I missed my 30th commute of the year (and by default a bacon sandwich reward at my favourite morning café stop) due to Mrs B2W’s gall stones and resultant pain. The Easter school holidays meant that I had to take the car in for its service and provide entertainment for our 2 easily bored boys. In the end I took them into work for while I did some brief necessaries before taking them up to Duxford Air Museum. The American Air Hangar has been refurbished and while the aircraft are the same (but in different places) it is more interactive. The staff usually put on displays and talks during the holidays. In the past we have drawn planes, dressed up as SOE agents & done Q&A. They really know how to engage kids in WW1 & WW2 history.  This time there was the opportunity to climb aboard an Avro Lancaster in the Air Space hangar. But I couldn’t bear the 30 minute wait with 2 boys low on concentration with a need to make full use of the playground facilities. I won’t bore you with my photos as most are of the boys dressing up in uniforms of the era. This guy posted his on Instagram from his visit the following day.

Down on miles for the week, I decided to ride a 1st Audax, only my 2nd 100km ride. I’d had my eye on it for a while but thought that I’d be committed elsewhere so didn’t register. Luckily I could register on the day so I rode up to Ugley to the start. There are many pre fabricated huts around there that were used post war by cycling clubs based in London as overnight accommodation before and after racing. They can still be hired for the same but the power of the car means that they’re mostly used for race HQ for events like this.

There were 3 distances-200km starting at 8, 161km starting at 9 and the 100km starting at 10. The appeal for me is that it’s a little less informal than a sportive so it’s all about distance rather than speed so there were all types of riders. There was one older wiry looking guy in a club shirt riding a fixed speed bike whose effortless style had him cruising up hills past the rest of us mere mortals. There were many club riding groups who were out on a day out and I decided to stay with a bunch of them although their speed was slower than what I am accustomed to.  I had route instructions but as they had the route programmed onto their computers, I thought that this would be a safe bet until I got into the swing of things.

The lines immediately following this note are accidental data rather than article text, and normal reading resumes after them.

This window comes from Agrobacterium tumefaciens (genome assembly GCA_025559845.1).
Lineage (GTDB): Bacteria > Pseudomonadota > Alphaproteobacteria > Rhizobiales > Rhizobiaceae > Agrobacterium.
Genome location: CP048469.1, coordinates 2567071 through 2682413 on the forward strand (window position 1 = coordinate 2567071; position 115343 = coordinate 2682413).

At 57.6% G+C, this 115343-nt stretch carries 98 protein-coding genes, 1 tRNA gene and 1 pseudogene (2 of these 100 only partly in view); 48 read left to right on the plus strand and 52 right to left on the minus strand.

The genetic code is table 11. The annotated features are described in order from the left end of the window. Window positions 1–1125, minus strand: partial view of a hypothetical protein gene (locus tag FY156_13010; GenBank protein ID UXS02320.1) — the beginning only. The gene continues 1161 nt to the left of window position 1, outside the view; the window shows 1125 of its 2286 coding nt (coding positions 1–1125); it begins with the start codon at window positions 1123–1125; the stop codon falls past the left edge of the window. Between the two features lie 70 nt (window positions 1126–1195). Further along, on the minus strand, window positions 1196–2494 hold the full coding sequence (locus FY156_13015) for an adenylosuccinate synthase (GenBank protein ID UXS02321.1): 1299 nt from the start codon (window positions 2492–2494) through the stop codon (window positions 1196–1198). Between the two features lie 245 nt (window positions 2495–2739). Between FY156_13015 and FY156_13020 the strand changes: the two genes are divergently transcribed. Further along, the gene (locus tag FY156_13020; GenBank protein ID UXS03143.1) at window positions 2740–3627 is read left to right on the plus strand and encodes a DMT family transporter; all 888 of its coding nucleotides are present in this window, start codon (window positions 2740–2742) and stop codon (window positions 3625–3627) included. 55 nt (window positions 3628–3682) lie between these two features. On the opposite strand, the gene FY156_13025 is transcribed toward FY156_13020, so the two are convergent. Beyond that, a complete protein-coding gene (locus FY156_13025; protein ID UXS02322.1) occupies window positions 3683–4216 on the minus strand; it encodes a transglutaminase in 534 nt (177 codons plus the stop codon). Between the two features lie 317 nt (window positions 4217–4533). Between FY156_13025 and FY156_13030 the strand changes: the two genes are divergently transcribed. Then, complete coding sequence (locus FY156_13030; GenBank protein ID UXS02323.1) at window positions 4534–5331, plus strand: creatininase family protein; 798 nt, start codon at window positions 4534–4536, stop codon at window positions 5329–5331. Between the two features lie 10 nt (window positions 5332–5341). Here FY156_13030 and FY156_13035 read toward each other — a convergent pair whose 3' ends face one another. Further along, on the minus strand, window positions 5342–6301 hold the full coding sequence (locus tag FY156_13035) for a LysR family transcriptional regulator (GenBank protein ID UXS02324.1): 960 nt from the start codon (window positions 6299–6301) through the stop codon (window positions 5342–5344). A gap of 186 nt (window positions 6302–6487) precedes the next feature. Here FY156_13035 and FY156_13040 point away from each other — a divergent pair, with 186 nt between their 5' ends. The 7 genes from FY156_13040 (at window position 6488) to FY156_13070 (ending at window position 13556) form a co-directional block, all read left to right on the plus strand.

This proved to be the wrong strategy as they took us 3km past a turn-off!  They were less than impressed with my suggestion to take an alternative route to the 1st control point-turns out that I ride this part of the route a lot and know my way around these lanes.  Maybe they were a bit suspicious of a guy with a Kiwi accent giving directions in a lane in Essex, UK… After another 5km of following them I decided to drop them with my faster pace and superior local knowledge only to miss the 1st control point and double back.  I felt like a real chump on the way back as they passed me but decided to keep my distance when I caught up to them reading my route instructions until the next control point.  This is near a USAAF base from WW2 and is still used as a local airfield.


I stopped to have some food in order to keep my distance from the others as I pretty much knew my way back to HQ from there. At 50km I was at HQ and in sheltered sun enjoying my lunch and the company of Bob, a retired 70 something who is a regular cycle tourer in France and Spain and a former club racer.

I joined him for the rest of the 2nd leg. It was good to have company and someone to keep my temptations of going faster at bay, especially as this section was hillier and therefore more challenging. It turns out that Bob won a road race in these parts 45 years ago and it was a pleasure to pick up tips and stories of his experience. We arrived back at HQ, got our brevet cards stamped and debriefed on the ride with promises to meet up on the next ride from there in September.

Given my slower than usual average pace, I feel that I could have done the 100 mile ride as was still feeling strong(ish). I now know that I can do it as long as I ride a slower pace than my 20-30km to work-after all, including my ride to and from HQ, I rode 143k that day. My legs know that they’ve done some riding but could still function more than adequately the following day.

It was a ride of discovery and seems that riding to work throughout the winter has paid dividends. I now have the Audax bug having already eyed up another local ride at the beginning of May. That would depend on family activity as it is a public holiday in the UK and my time with them is already robbed by my involvement in cricket which is an all day sport on Saturdays May-September. What is certain though is that I will still be riding when I am Bob’s age. It’s too much fun to stop now…

About biking2work

Sometimes bad tempered Dad to 2 sons who break things. Use the 2 wheels to get from A to B when I can
This entry was posted in Audax, bike commute, cycling. Bookmark the permalink.

3 Responses to #1

  1. So many good things in this post. Our local air museum has redone all its exhibits as well. It’s just over the hill, so must make the effort. I’m lucky I can go any time. Good to know us older riders are sometimes appreciated as well.

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